BUILDING RESILIENCE AMIDST COVID-19
In the midst of the Coronavirus, all companies across the globe are asking themselves if they will weather the storm. What started out as a localized problem for one Chinese province, has brought virtually the entire world to a standstill. Transportation suspended, major events postponed, stocks nose-diving, employees sent home, shops closed, health systems crumbling and so many far-reaching consequences on humanity and economies alike. Companies are scrambling for ways to survive this crisis and cutting the fat off the business is a premier option for most. But while we seek to minimize or even eliminate wastage, the human resource should be the last to go. Businesses should look to this crisis as not just a business crisis but also as a human crisis. The question then is, how do enterprises in Uganda remain afloat?
By now several companies have thought deeply and in hind-sight of what they could have done differently to minimize the effects of the crisis we all face. It is crises such as this that draw our attention to the risk management plans of businesses. Ugandans are not known to plan that far ahead, which is why insurance uptake in our country is estimated at 1%. Unfortunately, COVID-19 is a perfect example of a systematic risk- one that no business can protect themselves against, let alone see coming. All industries and investments are affected, albeit to varying degrees. Insurance to cover such liabilities is minimal if any. Travelers worldwide had to contend with forfeiting the money they had spent on booking flights, hotels among other things since their insurance cover did not cover such incidences as a global pandemic. Because of this, our poor planning culture has got to go. Individuals, and consequently businesses must several years ahead while maintaining a keep firm foot on the current situation.
While a crisis such as this is out of our control, certain strategies may help alleviate the damage it causes. But what is most interesting to me is an issue many Ugandan businesses have kept their heads in the sand about; innovation. So far the evolution of businesses in Uganda is highly influenced by the actions of the competition. It is no wonder that Uganda has for the longest time maintained a trade deficit. It is not just the elite Ugandan who prefers designer brands from out of the country, but even the young person downtown is contented with cheap knock-offs from China. Therefore, while to ignore the competition might be suicide, businesses need to listen to the market. To REALLY LISTEN!
Granted, our business climate, may not quite be as supportive of innovation, but as I have heard on several occasions, Ugandans, and indeed Africans, are good at improvising. And improvisation is precisely what businesses need to see the other end of this crisis. Businesses must improvise, adapt and overcome. Specifically, they need to develop an innate capability to evolve. A Kauffman Foundation study revealed that over half of the Fortune 500 companies were founded during a recession or at a time when stock markets were dropping. Many of these companies were a result of a merger while others turned the downtown to their advantage seeking new markets or even adapting their product lines. In order to do this more effectively, businesses must invest in innovation, as well as research and development.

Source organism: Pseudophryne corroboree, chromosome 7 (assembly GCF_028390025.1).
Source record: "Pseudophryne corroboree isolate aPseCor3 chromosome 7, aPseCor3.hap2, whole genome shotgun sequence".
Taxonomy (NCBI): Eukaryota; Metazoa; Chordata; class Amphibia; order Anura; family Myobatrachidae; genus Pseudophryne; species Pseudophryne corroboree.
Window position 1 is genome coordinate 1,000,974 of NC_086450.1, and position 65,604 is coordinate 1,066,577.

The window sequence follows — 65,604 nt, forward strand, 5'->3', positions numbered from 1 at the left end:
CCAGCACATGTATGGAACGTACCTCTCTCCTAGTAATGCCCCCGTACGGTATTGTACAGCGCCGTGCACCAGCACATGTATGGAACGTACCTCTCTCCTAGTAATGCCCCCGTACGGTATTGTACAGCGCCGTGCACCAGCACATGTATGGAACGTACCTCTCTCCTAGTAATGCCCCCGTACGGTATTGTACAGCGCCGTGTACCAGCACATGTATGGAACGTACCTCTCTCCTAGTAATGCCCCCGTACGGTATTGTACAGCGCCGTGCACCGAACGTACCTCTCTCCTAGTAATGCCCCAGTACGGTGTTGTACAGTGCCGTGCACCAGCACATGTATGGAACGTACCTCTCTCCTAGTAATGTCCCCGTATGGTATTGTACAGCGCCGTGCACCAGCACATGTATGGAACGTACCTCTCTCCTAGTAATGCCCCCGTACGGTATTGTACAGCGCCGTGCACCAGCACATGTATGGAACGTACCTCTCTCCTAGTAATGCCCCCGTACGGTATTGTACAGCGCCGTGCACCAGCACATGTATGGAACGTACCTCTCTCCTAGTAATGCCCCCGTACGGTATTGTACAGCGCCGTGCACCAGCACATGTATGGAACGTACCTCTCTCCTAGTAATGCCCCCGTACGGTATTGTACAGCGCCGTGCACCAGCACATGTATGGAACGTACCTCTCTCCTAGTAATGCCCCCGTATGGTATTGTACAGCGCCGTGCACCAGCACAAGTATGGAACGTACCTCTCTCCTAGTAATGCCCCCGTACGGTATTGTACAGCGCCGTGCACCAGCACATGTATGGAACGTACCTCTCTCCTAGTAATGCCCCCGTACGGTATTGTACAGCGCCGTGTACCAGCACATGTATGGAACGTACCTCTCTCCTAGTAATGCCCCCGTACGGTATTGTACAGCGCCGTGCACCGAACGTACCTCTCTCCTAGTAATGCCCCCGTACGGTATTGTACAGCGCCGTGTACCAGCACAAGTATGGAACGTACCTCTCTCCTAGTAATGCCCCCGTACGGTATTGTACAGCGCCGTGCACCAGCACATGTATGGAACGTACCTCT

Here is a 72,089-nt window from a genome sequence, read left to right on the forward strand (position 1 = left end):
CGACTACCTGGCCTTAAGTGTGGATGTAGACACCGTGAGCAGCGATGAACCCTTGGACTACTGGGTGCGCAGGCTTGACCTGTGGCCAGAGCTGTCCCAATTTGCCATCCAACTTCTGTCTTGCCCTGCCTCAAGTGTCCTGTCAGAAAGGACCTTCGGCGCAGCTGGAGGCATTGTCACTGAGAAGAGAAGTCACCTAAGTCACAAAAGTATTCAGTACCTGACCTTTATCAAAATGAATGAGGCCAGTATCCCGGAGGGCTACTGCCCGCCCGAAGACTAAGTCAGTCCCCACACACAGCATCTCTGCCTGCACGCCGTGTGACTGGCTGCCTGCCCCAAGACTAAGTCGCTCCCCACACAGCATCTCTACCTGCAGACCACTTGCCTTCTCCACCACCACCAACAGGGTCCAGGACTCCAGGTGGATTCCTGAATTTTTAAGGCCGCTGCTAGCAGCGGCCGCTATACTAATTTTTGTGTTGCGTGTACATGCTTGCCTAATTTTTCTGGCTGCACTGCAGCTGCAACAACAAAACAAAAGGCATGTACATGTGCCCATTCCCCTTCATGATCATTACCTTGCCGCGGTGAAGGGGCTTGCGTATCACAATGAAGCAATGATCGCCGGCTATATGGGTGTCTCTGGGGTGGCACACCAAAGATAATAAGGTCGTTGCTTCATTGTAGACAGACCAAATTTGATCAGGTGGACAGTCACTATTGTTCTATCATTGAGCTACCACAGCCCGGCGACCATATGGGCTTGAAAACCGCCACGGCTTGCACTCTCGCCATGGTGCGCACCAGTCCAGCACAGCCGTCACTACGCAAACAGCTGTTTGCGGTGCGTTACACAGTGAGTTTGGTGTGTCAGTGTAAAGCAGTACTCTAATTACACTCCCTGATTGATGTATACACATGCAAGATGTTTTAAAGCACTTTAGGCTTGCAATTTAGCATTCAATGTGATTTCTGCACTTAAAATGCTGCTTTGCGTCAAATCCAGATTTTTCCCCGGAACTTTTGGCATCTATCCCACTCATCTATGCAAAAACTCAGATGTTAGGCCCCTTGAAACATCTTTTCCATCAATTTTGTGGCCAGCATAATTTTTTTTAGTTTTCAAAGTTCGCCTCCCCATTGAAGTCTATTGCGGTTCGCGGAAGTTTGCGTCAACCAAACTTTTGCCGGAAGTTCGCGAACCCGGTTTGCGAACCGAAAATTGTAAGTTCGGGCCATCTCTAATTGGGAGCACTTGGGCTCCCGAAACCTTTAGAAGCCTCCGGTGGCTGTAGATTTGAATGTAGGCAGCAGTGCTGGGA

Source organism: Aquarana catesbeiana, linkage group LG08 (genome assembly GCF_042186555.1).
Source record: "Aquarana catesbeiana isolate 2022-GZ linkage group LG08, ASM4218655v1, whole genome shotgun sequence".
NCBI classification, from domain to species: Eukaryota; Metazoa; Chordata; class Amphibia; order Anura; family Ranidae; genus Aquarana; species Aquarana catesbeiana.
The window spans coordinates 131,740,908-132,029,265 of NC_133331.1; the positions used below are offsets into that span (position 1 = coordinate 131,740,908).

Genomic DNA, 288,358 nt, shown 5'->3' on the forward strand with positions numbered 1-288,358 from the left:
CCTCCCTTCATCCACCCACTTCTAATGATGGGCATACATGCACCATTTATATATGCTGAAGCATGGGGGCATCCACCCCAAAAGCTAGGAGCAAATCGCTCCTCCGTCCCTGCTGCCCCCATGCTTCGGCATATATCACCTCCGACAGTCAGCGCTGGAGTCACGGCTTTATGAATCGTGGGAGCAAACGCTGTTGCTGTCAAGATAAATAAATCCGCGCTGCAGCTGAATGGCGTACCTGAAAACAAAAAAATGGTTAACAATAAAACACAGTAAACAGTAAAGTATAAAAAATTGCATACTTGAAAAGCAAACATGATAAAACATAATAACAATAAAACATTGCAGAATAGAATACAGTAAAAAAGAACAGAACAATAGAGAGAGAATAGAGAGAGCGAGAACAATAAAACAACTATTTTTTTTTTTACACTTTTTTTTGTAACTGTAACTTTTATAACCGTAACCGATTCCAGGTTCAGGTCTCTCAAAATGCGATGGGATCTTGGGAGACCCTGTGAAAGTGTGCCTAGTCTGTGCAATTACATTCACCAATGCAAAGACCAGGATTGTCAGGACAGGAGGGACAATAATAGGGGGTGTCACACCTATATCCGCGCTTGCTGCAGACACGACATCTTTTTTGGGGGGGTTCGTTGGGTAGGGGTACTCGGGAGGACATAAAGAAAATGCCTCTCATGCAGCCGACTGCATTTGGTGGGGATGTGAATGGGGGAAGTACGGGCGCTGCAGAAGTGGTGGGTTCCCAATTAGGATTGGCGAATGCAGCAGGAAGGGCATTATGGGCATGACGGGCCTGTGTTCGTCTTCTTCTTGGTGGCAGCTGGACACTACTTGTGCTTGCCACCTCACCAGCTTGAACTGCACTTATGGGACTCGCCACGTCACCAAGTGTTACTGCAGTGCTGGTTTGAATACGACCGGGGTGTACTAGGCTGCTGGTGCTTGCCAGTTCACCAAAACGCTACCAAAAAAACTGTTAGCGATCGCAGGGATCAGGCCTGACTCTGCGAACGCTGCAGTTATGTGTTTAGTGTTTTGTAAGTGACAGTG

We have seen in recent years, that the business climate is highly disruptive and volatile, even during periods of growth. Innovation must assume a more prominent role in the operations of corporations and SMEs alike. Adapting and overcoming, therefore, become necessary to predict and prepare for challenges or changes in the business environment. In order to sustain innovation as an on-going activity, companies should develop innovation strategies, complete with staff responsible and reward for progressive ideas but most of all, they should be customer-centric. American billionaire, Bill Gates, in a TED talk predicting an outbreak such as the Corona virus, mentions the need for companies to continue to invest in innovative competitions across industries as a means to hack the problems we have not encountered yet. Perhaps businesses could adopt similar strategies within their corporate social responsibilities.
In Uganda, where over 70% of the population is below the age of 30 years, it is no longer an option for government policies and interventions not to mainstream the youth. For many industries, they form a significant portion of the market, but for all, the youth are literally the future. For companies to build resilience, they must adopt forward-looking strategies, meaning, they must take into account the impact of their operations on future generations to guarantee sustainability and continuity.